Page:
The clock is ticking on the relative benign weather pattern in the Northeast as advancing waves of cold air from the West are likely to make for a stormy, wintry and messy December.
While this may sound like typical winter stuff at first, a closer look at the pattern change suggests there may be three months worth of winter storms in one month.
The details of each storm are impossible to make out at this point. However, signs do point to a pattern change that will favor rather frequent rounds of travel problems and delays due to wintry weather during December.
It is the type of pattern that could stress the budgets of state and local highway departments due to the heavy load of wintry mix storms. These interests, as well as consumers, may go through a great deal of ice-melting compounds and snow/ice removal fees during December.
The same pattern with its snow will get the skiing season off to a reasonably good start. However, the same pattern will offer some frustration to skiing interests due to the episodes of ice and even rain.
Cold air massing in the West will change its orientation over the next couple of weeks. Rather than congregating in the West, it will spread across the northern tier of the nation.
In order to get snow and ice, you need cold air with staying power. It does appear that cold air will take root over northern areas starting during the first week in December.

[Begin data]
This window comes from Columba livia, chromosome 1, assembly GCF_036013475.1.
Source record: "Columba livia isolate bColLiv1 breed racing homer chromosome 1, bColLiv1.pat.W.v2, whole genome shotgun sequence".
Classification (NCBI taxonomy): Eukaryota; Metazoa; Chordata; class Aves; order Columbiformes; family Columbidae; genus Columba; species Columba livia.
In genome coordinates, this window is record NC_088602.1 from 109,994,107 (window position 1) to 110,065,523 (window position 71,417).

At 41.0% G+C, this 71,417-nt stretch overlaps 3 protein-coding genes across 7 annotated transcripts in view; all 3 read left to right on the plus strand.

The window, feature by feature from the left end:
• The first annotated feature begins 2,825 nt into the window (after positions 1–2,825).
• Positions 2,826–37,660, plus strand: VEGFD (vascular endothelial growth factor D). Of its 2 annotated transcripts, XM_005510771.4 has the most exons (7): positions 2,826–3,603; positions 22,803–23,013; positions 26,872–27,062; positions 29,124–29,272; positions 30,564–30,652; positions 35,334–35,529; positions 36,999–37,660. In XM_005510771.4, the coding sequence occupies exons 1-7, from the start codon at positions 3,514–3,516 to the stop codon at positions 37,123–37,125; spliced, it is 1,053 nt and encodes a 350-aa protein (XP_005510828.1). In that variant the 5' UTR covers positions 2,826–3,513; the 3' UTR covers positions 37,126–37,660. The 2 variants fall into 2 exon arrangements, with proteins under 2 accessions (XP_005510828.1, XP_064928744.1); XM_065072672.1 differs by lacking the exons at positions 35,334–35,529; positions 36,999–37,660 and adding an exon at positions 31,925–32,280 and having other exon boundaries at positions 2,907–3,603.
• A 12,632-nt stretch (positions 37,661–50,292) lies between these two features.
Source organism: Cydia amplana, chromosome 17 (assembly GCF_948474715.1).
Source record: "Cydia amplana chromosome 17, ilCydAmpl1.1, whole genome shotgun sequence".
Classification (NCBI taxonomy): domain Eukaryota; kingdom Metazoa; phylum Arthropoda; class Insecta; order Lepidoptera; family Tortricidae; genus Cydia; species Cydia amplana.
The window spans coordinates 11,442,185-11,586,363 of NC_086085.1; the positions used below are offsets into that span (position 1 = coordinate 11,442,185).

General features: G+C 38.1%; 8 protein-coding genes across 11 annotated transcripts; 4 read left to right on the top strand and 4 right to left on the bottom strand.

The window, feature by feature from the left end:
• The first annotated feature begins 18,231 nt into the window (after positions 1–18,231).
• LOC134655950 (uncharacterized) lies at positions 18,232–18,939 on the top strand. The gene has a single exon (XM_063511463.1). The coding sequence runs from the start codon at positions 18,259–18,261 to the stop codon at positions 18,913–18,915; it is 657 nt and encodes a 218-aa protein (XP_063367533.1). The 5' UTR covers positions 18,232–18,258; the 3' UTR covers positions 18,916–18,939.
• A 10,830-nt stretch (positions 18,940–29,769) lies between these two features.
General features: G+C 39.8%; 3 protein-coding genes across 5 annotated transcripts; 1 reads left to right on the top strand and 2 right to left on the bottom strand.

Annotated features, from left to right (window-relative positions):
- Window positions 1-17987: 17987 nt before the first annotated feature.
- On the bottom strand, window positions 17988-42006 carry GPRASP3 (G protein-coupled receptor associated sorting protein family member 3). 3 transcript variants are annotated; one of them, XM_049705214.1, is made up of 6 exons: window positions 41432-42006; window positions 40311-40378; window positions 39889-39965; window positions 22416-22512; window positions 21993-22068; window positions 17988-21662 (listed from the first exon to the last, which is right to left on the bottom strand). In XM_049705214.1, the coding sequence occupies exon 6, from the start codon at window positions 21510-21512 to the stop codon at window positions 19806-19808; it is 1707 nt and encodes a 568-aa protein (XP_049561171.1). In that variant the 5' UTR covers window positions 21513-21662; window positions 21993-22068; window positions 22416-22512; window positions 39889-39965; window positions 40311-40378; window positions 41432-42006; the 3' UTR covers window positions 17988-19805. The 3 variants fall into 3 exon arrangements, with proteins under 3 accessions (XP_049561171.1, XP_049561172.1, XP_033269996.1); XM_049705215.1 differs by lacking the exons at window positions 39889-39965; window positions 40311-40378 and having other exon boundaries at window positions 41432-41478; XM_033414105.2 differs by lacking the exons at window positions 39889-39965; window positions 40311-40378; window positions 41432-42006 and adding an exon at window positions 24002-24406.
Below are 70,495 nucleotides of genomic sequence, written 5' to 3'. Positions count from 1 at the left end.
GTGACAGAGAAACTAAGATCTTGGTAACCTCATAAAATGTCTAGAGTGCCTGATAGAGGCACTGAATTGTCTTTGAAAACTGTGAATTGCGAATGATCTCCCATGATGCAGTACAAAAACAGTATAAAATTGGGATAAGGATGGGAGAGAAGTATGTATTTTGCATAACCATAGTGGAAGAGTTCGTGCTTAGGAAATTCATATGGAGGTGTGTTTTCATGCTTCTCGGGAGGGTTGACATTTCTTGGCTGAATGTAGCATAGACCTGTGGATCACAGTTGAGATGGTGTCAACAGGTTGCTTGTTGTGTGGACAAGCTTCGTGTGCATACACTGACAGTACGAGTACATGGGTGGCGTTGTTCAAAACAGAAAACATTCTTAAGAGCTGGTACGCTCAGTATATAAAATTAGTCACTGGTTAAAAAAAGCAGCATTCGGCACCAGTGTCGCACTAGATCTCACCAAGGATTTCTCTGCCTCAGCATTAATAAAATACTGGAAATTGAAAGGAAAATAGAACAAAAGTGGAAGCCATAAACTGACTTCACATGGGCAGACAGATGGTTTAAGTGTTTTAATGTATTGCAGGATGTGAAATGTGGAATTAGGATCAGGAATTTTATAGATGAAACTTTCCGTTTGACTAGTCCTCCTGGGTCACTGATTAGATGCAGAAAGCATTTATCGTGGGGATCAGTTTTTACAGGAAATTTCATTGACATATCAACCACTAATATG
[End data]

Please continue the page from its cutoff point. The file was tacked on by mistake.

Once this happens, the storm track will shift farther south and east allowing the door to open for storms to bring snow and ice to the mid-Atlantic, the eastern Great Lakes and New England.
This is not to say the storms will bring all-out snow and/or ice everywhere, as there will still be warm air trying to fight its way in from the south and the Atlantic during just about every storm.
The exceptions to this would be areas far away from the warm air supply, such as the eastern Great Lakes, the St. Lawrence Valley and northern parts of interior New England.
Keep your eyes on a storm set to roll through Nov. 30 to Dec. 1. While this storm may start warm, it could finish with snow in part of the Northeast, especially New England.
Another storm could give part of the I-95 mid-Atlantic a dose of wintry precipitation during the week of Dec. 7 and 8.
Severe thunderstorms rumbled through the Northeast on Monday, lashing the region with damaging winds while also unleashing heavy downpours that triggered flash flooding.
A stifling heat wave will remain entrenched across the Northeast this week, despite a brief reprieve in humidity for some.
Dangerous heat will surge northward and send temperatures rising across the northwestern United States this week.
Downpours will spread from the lower Mississippi Valley to eastern and central Texas early this week, delivering needed rain but raising the concern for flash flooding.
A renewed risk of severe weather will threaten portions of the north-central United States early this week.
Pittsburgh, PA (1872)
Cloudburst of 30 minutes followed by a flash flood. Over 133 people drowned on the north side of Butcher Run and Wood's Run.
New Jersey (1892)
Spectacular "double" waterspouts off Barneget Light at heights of 500-600 feet.
Toshomingo, OK (1943)
121 degrees -- record high for state.